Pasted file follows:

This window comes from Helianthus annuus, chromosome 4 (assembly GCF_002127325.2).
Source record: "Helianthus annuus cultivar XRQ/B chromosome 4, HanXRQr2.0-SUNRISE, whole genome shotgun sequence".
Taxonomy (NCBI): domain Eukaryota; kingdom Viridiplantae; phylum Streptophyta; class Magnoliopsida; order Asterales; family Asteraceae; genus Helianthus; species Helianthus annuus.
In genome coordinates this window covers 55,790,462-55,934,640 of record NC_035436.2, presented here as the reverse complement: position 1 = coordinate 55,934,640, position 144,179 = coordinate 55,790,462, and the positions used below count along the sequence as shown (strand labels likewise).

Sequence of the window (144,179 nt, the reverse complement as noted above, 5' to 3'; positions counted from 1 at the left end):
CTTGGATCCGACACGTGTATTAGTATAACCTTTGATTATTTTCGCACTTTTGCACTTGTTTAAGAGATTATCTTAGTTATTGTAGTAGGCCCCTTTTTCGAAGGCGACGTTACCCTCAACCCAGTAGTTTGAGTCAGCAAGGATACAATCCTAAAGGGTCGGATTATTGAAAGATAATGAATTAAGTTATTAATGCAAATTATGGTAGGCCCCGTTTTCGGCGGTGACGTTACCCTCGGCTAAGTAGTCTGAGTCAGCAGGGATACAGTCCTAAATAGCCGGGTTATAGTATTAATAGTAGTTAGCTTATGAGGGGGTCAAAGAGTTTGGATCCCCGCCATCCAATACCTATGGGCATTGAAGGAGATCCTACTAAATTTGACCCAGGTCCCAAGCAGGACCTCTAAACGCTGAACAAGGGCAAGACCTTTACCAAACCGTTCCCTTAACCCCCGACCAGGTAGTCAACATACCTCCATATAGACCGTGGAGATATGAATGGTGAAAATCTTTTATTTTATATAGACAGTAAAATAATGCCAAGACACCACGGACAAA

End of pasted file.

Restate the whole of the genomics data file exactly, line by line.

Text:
This window comes from Helianthus annuus, chromosome 4 (assembly GCF_002127325.2).
Source record: "Helianthus annuus cultivar XRQ/B chromosome 4, HanXRQr2.0-SUNRISE, whole genome shotgun sequence".
Taxonomy (NCBI): domain Eukaryota; kingdom Viridiplantae; phylum Streptophyta; class Magnoliopsida; order Asterales; family Asteraceae; genus Helianthus; species Helianthus annuus.
In genome coordinates this window covers 55,790,462-55,934,640 of record NC_035436.2, presented here as the reverse complement: position 1 = coordinate 55,934,640, position 144,179 = coordinate 55,790,462, and the positions used below count along the sequence as shown (strand labels likewise).

Sequence of the window (144,179 nt, the reverse complement as noted above, 5' to 3'; positions counted from 1 at the left end):
CTTGGATCCGACACGTGTATTAGTATAACCTTTGATTATTTTCGCACTTTTGCACTTGTTTAAGAGATTATCTTAGTTATTGTAGTAGGCCCCTTTTTCGAAGGCGACGTTACCCTCAACCCAGTAGTTTGAGTCAGCAAGGATACAATCCTAAAGGGTCGGATTATTGAAAGATAATGAATTAAGTTATTAATGCAAATTATGGTAGGCCCCGTTTTCGGCGGTGACGTTACCCTCGGCTAAGTAGTCTGAGTCAGCAGGGATACAGTCCTAAATAGCCGGGTTATAGTATTAATAGTAGTTAGCTTATGAGGGGGTCAAAGAGTTTGGATCCCCGCCATCCAATACCTATGGGCATTGAAGGAGATCCTACTAAATTTGACCCAGGTCCCAAGCAGGACCTCTAAACGCTGAACAAGGGCAAGACCTTTACCAAACCGTTCCCTTAACCCCCGACCAGGTAGTCAACATACCTCCATATAGACCGTGGAGATATGAATGGTGAAAATCTTTTATTTTATATAGACAGTAAAATAATGCCAAGACACCACGGACAAA